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Habitat Preservation & Restoration:

Here, you can learn about our habitat projects as they come to fruition. To help make these projects come to life, please visit our shop and become a supporting member!

We are working to secure tracts of land in the native ranges of herpetofauna species of concern. These tracts of land will be delegated as preserves to protect and restore the habitats. And where we are able to do so, erect satellite facilities for careful breeding programs for release for population assistance. 


Of particular international interest are the Cloud Forests of Central America. They are becoming increasingly fragmented, imposing physical barriers on the species that call these areas home, such as Abronia. Many species of which are currently listed by IUCN as threatened, or worse, largely with decreasing population trends. 

One of the major driving forces behind habitat fragmentation in Central America has been illegal logging and mining, and small-scale agricultural expansion to support their growing human population. This is where the homestead and sustainability we here at UAC practice becomes helpful, as we can utilize these practices to help communities in these areas become more sustainable in their food production. So that they can still meet their food needs, in a manner that is far less detrimental to the surrounding environments. As added incentive, sourcing as much of the materials and labor locally to build structures like hydroponic greenhouses creates economical influx for the community, as well as jobs for locals to maintain it.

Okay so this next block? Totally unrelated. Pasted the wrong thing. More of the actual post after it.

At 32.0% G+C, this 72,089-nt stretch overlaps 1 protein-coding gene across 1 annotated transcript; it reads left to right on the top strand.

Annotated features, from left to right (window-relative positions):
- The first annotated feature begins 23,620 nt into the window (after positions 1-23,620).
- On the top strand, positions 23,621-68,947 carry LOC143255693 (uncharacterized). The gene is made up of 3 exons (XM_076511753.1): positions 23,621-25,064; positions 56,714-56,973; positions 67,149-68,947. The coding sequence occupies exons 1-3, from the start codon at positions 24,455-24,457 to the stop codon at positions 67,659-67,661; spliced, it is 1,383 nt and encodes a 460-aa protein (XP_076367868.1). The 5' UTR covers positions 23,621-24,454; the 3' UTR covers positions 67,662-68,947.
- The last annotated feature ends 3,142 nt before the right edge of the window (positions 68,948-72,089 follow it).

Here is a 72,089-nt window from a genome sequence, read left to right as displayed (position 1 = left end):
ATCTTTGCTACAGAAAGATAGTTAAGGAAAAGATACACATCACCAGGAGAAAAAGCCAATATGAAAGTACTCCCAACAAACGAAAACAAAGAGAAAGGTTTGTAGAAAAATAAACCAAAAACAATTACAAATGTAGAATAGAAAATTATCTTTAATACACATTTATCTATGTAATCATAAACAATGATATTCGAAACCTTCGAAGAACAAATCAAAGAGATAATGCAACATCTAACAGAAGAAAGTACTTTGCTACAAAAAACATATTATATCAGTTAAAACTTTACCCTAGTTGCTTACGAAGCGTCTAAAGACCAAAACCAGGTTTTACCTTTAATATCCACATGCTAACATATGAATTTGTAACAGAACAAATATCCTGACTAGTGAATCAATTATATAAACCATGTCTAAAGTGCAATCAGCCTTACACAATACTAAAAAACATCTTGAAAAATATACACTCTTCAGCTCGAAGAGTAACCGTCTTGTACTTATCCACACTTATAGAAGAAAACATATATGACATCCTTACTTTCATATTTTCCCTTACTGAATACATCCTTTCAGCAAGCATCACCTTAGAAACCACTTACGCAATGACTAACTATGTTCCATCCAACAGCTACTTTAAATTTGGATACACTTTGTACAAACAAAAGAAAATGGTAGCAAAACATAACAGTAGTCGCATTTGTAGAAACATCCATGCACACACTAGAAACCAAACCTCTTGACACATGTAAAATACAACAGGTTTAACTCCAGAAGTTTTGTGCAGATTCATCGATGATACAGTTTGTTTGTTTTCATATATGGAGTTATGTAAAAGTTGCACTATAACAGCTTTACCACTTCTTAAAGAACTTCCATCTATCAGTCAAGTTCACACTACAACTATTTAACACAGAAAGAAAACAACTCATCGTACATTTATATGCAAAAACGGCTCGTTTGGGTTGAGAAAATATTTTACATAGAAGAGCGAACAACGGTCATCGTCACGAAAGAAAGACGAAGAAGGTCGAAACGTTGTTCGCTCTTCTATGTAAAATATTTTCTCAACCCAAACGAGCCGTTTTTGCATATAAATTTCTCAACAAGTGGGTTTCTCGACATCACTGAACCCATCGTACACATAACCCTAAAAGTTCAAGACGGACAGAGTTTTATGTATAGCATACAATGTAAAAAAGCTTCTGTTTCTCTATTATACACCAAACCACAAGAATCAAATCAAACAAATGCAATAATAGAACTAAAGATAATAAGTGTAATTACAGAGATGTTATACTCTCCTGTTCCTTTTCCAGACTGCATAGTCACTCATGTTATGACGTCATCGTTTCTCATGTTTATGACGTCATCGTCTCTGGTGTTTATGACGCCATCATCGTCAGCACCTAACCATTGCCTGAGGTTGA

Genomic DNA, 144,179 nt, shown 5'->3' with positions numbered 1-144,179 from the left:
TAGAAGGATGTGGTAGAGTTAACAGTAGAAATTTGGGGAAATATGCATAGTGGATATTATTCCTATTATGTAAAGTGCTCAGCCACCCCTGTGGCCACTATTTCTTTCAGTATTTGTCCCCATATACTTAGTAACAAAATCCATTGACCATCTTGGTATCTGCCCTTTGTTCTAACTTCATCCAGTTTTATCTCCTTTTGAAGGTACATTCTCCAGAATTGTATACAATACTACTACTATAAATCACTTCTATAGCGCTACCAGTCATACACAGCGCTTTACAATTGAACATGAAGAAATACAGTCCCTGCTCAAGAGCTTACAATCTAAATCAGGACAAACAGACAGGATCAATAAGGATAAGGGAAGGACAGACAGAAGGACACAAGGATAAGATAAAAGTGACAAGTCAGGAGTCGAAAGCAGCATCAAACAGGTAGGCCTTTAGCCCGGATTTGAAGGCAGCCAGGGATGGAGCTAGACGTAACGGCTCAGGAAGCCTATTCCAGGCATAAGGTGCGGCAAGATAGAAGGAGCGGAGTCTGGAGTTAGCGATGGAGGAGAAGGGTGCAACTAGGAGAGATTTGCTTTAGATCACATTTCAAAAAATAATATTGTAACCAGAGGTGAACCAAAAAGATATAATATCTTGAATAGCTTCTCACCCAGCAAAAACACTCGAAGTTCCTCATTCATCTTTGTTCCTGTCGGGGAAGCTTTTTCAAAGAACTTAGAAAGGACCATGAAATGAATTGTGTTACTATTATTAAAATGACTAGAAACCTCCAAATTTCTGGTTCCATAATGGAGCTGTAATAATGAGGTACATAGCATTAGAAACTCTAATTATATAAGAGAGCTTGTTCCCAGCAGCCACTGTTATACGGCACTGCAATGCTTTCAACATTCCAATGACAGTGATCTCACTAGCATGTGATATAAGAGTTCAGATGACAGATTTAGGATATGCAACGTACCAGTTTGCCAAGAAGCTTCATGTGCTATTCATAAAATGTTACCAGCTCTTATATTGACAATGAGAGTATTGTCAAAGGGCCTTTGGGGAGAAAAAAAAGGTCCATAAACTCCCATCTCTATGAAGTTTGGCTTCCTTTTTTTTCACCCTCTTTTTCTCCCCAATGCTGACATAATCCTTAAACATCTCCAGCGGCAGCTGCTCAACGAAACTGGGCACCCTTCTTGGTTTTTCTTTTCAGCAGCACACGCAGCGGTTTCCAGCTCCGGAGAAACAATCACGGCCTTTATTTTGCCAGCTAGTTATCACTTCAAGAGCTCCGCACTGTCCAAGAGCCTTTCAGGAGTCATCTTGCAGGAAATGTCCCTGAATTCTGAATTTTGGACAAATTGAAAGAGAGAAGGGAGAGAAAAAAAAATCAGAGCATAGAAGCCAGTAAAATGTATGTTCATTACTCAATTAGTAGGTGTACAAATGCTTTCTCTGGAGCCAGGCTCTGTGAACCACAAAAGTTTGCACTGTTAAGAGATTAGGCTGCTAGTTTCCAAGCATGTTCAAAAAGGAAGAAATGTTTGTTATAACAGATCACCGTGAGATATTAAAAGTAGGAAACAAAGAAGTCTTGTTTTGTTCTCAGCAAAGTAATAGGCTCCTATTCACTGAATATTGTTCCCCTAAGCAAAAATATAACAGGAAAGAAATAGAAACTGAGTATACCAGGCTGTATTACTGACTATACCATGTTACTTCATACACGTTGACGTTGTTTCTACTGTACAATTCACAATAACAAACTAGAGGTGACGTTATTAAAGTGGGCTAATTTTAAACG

We work with federal, local and private landowners in an advisory capacity to aide and support the process of returning a degraded or former habitat to a healthy, self-sustaining condition that resembles, as closely as possible, its pre-disturbed state. Examples of restoration include removing material from a filled wetland, increasing tidal flow to a restricted wetland, re-establishing natural river flow, enhancing degraded seafloor habitats, treating runoff to improve water quality, cleaning up contaminated habitats, and managing invasive species. Many projects involve multiple types of restoration and focus on improving the health of the ecosystem in its entirety.



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